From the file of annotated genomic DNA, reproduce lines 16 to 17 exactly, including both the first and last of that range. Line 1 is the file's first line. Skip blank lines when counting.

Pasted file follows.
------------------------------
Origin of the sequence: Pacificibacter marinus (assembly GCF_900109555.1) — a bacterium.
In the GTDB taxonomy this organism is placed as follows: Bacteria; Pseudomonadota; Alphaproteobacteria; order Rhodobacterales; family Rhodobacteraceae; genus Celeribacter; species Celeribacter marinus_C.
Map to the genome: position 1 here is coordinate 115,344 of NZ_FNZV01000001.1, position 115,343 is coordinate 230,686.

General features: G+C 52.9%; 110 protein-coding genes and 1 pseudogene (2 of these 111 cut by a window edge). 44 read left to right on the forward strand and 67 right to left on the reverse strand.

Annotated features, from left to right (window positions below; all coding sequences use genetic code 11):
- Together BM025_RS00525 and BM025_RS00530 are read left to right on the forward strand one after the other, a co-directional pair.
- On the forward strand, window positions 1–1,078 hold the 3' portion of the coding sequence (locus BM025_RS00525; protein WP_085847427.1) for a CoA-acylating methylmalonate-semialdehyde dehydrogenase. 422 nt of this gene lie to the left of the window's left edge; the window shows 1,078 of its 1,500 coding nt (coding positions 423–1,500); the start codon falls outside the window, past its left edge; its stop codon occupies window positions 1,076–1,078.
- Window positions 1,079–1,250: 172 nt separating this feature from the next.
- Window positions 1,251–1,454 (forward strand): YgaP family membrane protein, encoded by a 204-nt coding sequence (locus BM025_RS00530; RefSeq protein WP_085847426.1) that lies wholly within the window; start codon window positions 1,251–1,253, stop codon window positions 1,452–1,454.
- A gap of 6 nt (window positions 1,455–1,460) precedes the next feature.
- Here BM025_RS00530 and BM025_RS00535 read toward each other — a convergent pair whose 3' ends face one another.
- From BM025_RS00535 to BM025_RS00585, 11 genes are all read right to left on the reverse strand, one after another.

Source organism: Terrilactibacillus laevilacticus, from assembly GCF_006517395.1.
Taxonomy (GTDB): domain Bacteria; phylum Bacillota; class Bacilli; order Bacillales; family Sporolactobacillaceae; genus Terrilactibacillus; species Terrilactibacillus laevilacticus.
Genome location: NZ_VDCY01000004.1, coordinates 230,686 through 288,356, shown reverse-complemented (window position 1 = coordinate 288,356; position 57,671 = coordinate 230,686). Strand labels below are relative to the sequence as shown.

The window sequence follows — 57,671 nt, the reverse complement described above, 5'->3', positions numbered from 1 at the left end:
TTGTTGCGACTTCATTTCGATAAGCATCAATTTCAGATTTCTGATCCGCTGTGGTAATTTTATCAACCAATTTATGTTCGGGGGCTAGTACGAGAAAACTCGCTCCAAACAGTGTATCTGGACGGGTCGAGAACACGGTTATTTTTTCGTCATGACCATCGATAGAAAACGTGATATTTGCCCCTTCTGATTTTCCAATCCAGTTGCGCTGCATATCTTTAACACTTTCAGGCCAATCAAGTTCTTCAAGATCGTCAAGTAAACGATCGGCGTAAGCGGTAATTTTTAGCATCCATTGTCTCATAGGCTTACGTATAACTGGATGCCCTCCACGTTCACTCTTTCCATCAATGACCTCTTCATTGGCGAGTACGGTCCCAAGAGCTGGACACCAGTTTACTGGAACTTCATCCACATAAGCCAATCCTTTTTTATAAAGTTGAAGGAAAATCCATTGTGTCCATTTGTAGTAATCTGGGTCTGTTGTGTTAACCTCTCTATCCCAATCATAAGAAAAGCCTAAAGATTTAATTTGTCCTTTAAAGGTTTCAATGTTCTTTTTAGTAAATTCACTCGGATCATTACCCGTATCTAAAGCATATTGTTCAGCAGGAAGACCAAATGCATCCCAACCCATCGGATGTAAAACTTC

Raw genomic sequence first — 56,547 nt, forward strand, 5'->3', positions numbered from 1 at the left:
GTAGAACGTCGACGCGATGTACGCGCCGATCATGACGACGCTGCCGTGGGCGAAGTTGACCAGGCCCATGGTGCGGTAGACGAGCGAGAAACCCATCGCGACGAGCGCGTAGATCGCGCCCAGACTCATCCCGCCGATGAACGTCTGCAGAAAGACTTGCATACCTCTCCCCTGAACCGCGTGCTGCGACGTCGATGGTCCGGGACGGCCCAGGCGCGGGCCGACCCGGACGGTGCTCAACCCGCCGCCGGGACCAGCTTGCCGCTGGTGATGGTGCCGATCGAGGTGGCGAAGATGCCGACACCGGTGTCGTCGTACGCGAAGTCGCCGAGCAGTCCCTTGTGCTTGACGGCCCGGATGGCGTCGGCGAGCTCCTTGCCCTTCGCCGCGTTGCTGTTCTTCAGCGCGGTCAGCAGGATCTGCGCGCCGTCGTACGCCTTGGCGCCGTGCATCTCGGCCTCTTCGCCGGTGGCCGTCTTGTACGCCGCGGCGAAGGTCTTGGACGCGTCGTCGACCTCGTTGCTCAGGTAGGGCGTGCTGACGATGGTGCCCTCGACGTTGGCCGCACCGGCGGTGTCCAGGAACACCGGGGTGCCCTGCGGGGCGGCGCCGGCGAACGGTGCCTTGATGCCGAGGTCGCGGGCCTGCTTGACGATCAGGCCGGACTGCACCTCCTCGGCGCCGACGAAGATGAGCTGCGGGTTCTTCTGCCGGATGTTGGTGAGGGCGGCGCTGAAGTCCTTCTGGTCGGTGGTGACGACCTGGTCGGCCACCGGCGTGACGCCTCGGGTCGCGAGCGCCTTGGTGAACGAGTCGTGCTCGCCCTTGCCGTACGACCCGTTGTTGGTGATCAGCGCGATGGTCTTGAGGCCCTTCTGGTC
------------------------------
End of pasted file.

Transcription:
The window sequence follows — 57,671 nt, the reverse complement described above, 5'->3', positions numbered from 1 at the left end:
TTGTTGCGACTTCATTTCGATAAGCATCAATTTCAGATTTCTGATCCGCTGTGGTAATTTTATCAACCAATTTATGTTCGGGGGCTAGTACGAGAAAACTCGCTCCAAACAGTGTATCTGGACGGGTCGAGAACACGGTTATTTTTTCGTCATGACCATCGATAGAAAACGTGATATTTGCCCCTTCTGATTTTCCAATCCAGTTGCGCTGCATATCTTTAACACTTTCAGGCCAATCAAGTTCTTCAAGATCGTCAAGTAAACGATCGGCGTAAGCGGTAATTTTTAGCATCCATTGTCTCATAGGCTTACGTATAACTGGATGCCCTCCACGTTCACTCTTTCCATCAATGACCTCTTCATTGGCGAGTACGGTCCCAAGAGCTGGACACCAGTTTACTGGAACTTCATCCACATAAGCCAATCCTTTTTTATAAAGTTGAAGGAAAATCCATTGTGTCCATTTGTAGTAATCTGGGTCTGTTGTGTTAACCTCTCTATCCCAATCATAAGAAAAGCCTAAAGATTTAATTTGTCCTTTAAAGGTTTCAATGTTCTTTTTAGTAAATTCACTCGGATCATTACCCGTATCTAAAGCATATTGTTCAGCAGGAAGACCAAATGCATCCCAACCCATCGGATGTAAAACTTC